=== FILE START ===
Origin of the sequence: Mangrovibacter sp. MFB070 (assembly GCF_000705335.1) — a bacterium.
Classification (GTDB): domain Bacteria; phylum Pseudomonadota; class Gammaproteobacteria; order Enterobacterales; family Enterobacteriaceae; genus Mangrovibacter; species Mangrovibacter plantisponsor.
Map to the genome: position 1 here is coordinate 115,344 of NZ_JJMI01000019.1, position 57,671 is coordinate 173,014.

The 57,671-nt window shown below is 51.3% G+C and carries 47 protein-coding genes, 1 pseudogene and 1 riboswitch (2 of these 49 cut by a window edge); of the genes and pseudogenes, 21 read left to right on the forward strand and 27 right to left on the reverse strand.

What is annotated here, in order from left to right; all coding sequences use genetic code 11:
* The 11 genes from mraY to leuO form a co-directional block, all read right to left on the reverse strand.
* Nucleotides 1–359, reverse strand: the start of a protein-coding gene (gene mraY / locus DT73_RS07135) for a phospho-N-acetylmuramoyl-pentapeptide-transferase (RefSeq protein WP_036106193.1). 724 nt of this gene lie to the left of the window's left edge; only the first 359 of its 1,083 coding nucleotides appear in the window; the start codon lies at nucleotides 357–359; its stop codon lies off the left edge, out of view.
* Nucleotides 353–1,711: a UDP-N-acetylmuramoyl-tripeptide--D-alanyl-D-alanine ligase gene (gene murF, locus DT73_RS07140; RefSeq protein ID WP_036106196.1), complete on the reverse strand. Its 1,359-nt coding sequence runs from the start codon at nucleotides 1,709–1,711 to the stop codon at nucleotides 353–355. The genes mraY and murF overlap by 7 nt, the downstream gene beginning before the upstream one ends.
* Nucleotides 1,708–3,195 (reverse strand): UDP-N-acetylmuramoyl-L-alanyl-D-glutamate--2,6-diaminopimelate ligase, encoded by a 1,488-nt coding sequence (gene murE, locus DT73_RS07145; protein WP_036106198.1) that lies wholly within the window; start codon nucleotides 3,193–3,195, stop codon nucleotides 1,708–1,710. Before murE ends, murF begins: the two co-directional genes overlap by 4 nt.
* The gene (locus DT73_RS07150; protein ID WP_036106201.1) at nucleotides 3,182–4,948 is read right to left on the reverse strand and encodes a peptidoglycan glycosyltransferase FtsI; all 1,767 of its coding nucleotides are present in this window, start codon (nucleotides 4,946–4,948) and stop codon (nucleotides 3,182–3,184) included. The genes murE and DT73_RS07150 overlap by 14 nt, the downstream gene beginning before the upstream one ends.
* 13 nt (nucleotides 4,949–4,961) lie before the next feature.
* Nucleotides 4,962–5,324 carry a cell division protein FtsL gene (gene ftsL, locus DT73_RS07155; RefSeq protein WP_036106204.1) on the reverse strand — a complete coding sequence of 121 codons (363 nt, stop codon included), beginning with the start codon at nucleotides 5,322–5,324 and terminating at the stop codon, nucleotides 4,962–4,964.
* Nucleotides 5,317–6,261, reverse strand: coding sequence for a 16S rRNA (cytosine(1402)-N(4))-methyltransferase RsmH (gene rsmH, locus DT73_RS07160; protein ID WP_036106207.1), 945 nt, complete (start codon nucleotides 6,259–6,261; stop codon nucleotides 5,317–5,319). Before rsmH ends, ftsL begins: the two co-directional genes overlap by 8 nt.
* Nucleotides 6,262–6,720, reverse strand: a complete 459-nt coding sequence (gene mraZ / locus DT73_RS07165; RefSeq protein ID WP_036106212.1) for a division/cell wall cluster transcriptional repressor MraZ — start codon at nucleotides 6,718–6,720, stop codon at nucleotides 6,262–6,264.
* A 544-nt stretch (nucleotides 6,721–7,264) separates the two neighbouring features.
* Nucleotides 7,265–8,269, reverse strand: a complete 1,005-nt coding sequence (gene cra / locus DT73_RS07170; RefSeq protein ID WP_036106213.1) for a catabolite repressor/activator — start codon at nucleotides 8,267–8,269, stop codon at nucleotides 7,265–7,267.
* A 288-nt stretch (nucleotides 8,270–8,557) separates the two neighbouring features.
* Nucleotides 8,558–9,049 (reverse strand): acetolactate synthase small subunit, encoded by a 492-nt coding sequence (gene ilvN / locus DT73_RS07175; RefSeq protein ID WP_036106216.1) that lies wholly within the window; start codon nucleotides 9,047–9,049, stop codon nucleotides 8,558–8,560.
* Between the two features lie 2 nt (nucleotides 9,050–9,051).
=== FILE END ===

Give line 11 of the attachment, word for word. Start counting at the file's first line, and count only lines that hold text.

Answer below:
* 13 nt (nucleotides 4,949–4,961) lie before the next feature.